variables. So, we had 100 data steps and 50 PROC FORMAT steps in what
had become a monster program that was almost impossible to modify
every time a new foodborne illness survey was developed.
It was with great glee that I reduced this mess down to one data step
with one Array Statement and one PROC Format step. The people in the
class were astonished at how quickly and easily they were now able to
take this code example and apply it to future foodborne illness
But, let's take a step back here. I did this in January of 2009 using
SAS 9.2 software. BUT, everything I did to clean up the code was
available at least in Version 6 of SAS, which was released in 1990 or
1991, if memory serves. So, to me, the issue is not with the release
of SAS one uses, but with the attitude you take towards applying SAS
tools to their job. Fortunately, most long-time SAS users are like
Dav and others on SAS-L and not like the person I described who
refused to look at anything other than her V79 manual for the past 25
Final anecdote for this post: Every once in a while someone asks me
what they need to do to be an effective SAS user. My response is
usually that they should understand core SAS processes like Data and
Procedure steps, and to learn the roles of things like assignment
statements, functions, and formats. They should also learn how to use
core BASE SAS procedures such as FREQ, PRINT, MEANS, REPORT, TABULATE,
SORT and CONTENTS, as well as any analytical PROCs relevant to their
area of expertise. But, I also say "you need to be willing to look it
up int he documentation." Without that skill/orientation, you're
doomed to spend far more time doing things the hard and inefficient
Thanks for taking my thoughts in to consideration....
Sierra Information Services
On Oct 26, 7:15�am, David.A.Vandenbrou...@HUD.GOV ("Vandenbroucke,
David A") wrote:
> >Date: � �Sun, 25 Oct 2009 16:54:29 -0700
> >From: � �Sierra Information Services <sfbay0...@AOL.COM>
> >Subject: Re: How can we stop the "do nothing data step"?
> >Yes, I could not agree more. �In 2005 I was hired through a training
> >broker to give an intro to SAS programming class to a group of
> >mainframe programmers in the IT function at a large county government
> >near Washington, DC.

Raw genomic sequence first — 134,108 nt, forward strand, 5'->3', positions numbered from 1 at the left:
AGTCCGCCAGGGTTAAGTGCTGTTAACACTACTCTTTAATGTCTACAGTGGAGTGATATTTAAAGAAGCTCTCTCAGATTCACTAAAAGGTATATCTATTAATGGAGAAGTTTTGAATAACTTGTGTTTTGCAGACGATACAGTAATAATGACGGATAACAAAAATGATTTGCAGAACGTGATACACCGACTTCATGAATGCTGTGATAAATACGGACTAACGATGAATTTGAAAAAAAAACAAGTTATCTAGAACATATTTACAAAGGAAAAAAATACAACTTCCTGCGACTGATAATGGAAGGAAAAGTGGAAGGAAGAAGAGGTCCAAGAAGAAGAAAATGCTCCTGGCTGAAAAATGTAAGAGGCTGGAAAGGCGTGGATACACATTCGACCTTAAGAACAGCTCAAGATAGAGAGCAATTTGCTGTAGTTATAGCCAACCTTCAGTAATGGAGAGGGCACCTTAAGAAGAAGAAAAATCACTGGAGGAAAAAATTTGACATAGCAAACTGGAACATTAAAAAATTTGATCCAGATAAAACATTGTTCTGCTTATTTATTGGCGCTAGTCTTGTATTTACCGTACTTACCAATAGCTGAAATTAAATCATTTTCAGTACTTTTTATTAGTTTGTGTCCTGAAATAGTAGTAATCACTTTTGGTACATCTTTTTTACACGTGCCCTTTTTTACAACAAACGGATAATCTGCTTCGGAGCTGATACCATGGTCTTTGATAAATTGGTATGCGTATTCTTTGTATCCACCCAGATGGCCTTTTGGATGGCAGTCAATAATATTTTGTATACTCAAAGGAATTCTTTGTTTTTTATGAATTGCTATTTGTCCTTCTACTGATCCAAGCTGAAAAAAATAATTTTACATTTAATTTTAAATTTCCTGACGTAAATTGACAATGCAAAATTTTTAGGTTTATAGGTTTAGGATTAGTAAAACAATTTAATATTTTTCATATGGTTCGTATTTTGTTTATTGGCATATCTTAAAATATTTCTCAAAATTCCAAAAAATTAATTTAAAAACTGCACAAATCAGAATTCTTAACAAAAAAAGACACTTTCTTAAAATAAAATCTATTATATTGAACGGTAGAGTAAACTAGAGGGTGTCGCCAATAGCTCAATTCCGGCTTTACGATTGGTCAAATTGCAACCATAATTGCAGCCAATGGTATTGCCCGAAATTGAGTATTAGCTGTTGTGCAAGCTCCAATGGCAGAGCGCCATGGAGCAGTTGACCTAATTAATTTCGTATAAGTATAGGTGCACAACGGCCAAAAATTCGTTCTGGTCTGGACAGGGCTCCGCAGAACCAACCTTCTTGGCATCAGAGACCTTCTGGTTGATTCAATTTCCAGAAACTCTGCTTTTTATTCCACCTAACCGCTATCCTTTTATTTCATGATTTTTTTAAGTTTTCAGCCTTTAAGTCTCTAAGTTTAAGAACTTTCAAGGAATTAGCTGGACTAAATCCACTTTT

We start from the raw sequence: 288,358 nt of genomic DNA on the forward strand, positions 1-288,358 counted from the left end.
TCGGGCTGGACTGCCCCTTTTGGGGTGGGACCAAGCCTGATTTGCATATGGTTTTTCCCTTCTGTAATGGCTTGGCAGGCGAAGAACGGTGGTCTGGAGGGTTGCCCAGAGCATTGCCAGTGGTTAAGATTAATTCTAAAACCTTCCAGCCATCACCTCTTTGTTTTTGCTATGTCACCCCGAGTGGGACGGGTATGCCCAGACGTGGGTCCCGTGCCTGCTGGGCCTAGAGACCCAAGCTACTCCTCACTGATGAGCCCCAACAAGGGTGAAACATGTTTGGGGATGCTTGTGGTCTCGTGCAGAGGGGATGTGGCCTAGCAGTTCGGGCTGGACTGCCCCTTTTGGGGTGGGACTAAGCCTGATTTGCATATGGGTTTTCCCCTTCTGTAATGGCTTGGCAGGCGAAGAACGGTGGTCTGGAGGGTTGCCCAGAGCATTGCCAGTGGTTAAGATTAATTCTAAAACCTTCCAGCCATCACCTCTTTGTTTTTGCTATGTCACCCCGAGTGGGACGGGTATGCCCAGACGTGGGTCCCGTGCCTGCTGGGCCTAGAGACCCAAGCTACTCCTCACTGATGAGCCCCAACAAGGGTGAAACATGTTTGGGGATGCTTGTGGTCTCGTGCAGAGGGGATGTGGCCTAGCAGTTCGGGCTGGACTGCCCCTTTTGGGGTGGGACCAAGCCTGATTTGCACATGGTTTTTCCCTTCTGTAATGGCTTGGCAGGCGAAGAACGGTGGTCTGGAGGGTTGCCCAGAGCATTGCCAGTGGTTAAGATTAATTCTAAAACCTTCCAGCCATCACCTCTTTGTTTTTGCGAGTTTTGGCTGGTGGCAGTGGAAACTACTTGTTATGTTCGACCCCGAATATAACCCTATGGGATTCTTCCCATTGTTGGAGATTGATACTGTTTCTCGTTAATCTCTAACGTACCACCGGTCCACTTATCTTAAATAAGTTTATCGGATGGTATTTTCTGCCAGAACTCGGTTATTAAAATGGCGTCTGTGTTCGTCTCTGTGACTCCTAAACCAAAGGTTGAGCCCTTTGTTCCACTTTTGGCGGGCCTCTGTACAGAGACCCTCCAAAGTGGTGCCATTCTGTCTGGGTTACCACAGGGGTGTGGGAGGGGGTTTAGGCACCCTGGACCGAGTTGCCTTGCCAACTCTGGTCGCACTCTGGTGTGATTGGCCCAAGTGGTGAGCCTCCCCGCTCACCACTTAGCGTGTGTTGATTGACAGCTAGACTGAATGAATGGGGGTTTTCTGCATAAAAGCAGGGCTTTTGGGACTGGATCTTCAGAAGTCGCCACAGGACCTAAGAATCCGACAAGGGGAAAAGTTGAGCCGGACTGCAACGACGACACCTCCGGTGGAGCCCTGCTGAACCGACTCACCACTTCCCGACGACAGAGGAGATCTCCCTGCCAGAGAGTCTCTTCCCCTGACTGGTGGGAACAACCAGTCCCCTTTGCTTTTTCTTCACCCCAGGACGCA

> [amusing anecdote omitted.]
> >Greatly relieved, I came back a few weeks later to give the class. �To
> >this day, I wonder how many other "SAS experts" there are coming to
> >work every day whose knowledge of the product has not advanced much
> >since the V79 (or even V82) days.
> >Thanks for letting me rant for a bit....
> >Andrew Karp
> >Sierra Information Services
> I note that Mr. Karp works for a training company and thus might be more sensitive to SAS users who are not keeping their skills up to date. �I have no doubt that there are such people and that his anecdote is an accurate description of the incident. �On the other hand, I do take issue with the general presumption in this thread that long-time SAS users are generally ignorant and lazy. �I started writing SAS programs on punch cards in the late 1970s. �My most recent SAS training course was last May, and I am currently working on my training requests for the next fiscal year. �I rather think that my long-time colleagues in my organization are more like me than the woman Mr. Karp described.
> It's a truism that only older users can be set in their ways. �The "ways" of newer workers are close enough to the latest version that they can't have any outmoded habits--yet. �(It remains to be seen whether the newly trained will continue to update their current status or not.) � �Thus, any anecdotes about failure to keep current are necessarily going to involve experienced users. But, as we all know, anecdotes are not evidence. �I grow tired of the easy assumption that experience programmers are mostly obsolete and inert. �That, as I say, has not been my experience--another anecdote, to be sure, but no less valid that the entertaining stories already posted.
> Dav Vandenbroucke
> Senior Economist
> U.S. Dept. HUD
> I disclaim any disclaimers.